Hulu’s Pen15 is another autobiographical coming of age comedy that has a slightly nostalgic edge to it as it’s set in the year 2000, but there’s another slight twist to it as well as though the majority of the cast are played by young teenagers, the two leads (and the show’s creators) Anna Konkle and Maya Erskine play versions of their thirteen year old selves despite now being in their early thirties.
Such a concept allows the show to be brutally honest when it comes to what it was like at that age where you’re not quite an adult but are no longer a child, with the first season exploring the duo tackling a number of firsts including masturbation, periods, smoking, and relationships, along with other aspects of the madness that being that age involves, while heightening the absurdity of what it’s like, as we see these two adults obsess about what in hindsight is often silly or absurd.
Picking up two days after the big dance in the first season finale where the duo were both felt up by Brandt (Jonah Beres) at the same time, or at least there was some very minor over clothing chest touching, of course Anna and Maya are obsessing over this to an enormous degree because it’s what they do, and that’s made more complicated when at a pool party Brandt claims it never happened. Other than this there’s not a lot going on in the opening episode, with most of the other characters getting little to do.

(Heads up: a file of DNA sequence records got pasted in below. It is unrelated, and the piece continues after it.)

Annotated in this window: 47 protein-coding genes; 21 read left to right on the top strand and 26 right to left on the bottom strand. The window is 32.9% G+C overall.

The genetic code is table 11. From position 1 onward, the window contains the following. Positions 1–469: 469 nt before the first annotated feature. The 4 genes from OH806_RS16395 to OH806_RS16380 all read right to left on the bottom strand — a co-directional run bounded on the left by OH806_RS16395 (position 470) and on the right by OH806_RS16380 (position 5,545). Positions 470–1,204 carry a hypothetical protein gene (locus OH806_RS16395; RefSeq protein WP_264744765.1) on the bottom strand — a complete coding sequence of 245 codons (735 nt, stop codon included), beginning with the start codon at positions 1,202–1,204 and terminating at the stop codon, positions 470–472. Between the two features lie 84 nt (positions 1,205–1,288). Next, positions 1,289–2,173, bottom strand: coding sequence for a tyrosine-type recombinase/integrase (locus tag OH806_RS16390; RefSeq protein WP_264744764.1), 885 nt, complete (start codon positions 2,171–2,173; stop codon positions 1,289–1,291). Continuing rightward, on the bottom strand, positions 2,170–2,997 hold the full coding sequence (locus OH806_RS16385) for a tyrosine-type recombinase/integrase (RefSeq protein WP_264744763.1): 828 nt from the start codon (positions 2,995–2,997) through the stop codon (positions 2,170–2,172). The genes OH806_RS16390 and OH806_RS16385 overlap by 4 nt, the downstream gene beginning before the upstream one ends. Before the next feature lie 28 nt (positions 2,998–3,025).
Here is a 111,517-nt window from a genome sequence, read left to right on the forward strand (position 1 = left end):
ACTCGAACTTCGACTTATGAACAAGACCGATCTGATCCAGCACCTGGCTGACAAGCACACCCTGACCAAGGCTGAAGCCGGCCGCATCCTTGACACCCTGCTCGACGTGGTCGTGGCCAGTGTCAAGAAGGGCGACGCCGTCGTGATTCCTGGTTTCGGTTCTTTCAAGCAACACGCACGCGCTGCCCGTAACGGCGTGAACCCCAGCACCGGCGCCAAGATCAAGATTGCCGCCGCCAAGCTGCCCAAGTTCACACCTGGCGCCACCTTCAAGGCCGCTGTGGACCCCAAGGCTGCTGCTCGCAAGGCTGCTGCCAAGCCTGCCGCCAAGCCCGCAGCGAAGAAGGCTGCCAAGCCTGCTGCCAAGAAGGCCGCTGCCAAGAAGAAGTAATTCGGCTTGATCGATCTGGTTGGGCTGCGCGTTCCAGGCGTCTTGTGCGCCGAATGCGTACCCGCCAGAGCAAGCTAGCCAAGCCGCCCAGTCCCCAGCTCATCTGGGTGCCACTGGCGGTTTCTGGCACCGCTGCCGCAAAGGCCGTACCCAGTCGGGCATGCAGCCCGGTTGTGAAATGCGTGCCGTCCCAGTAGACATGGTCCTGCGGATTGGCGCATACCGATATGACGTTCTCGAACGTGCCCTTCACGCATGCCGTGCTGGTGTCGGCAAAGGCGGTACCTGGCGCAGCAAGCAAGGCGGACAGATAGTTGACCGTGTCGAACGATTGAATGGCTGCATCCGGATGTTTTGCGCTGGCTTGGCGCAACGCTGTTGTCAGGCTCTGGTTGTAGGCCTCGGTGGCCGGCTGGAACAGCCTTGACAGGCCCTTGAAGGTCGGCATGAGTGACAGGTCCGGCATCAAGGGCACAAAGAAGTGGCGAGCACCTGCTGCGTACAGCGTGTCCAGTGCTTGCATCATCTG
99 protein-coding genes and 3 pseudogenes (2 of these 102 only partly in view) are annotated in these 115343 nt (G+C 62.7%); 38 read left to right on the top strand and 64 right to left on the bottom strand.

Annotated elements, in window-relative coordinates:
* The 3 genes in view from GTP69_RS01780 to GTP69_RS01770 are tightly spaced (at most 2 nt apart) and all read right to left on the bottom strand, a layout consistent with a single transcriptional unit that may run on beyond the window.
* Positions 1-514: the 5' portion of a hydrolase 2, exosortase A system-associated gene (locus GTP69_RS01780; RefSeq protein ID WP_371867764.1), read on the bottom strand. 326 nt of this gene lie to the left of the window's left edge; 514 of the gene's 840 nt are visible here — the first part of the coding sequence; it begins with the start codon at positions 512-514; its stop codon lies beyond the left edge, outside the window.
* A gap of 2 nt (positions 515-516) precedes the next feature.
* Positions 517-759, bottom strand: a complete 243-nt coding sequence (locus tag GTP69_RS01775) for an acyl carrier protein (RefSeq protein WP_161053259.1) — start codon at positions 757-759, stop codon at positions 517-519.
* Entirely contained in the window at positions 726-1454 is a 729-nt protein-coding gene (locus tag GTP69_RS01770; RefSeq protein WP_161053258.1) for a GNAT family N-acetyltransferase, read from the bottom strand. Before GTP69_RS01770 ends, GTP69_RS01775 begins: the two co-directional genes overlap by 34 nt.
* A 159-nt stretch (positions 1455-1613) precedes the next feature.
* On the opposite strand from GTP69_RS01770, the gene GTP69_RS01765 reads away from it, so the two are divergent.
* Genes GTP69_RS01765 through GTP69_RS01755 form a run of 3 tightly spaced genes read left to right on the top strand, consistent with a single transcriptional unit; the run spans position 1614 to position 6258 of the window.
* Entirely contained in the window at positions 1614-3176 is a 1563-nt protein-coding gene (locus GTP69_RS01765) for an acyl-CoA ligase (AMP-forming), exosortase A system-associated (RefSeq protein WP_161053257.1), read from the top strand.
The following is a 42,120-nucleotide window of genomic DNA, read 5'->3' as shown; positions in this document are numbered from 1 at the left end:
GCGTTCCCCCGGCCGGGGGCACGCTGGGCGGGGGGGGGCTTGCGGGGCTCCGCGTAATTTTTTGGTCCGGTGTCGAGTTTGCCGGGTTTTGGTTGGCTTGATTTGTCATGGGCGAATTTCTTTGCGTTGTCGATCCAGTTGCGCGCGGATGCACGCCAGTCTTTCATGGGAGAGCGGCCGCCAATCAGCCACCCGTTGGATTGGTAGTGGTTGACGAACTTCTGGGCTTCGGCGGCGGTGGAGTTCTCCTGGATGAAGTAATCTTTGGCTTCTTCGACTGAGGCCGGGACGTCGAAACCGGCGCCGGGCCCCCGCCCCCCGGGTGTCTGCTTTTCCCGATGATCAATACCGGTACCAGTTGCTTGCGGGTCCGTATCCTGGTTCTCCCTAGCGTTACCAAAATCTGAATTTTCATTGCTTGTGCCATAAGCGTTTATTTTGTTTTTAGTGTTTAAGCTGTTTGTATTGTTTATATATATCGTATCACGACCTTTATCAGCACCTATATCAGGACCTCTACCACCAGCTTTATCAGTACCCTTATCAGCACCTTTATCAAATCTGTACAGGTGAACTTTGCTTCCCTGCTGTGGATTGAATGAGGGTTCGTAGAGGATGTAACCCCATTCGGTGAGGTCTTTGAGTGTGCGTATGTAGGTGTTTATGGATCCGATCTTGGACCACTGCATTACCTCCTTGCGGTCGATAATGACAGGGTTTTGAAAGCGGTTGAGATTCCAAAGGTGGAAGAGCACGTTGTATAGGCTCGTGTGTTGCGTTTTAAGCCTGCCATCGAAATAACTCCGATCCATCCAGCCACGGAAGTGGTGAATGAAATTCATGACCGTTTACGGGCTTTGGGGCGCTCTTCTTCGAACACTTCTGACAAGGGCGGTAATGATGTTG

Perhaps it’s because it’s a fairly low key effort, but while fairly funny in places it definitely doesn’t feel like the series at it’s best. There’s some funny enough cringe moments like when Maya practices kissing herself in the mirror, and the girls indulge in vacuous conversations which are amusing enough, but by having such a very slight plot it felt fairly predictable and the show wasn’t exactly trying out anything new.
It’s a series I’ll definitely stick with as the central characters are really fun, and Erskine and Konkle’s performances are pretty damn stunning and it’s easy to see why they didn’t cast an age appropriate actor. But if it’s going to be as memorable and hilarious as the first season was than it really needs to kick up a gear, and quickly too, as otherwise the joke might start to wear a little thin.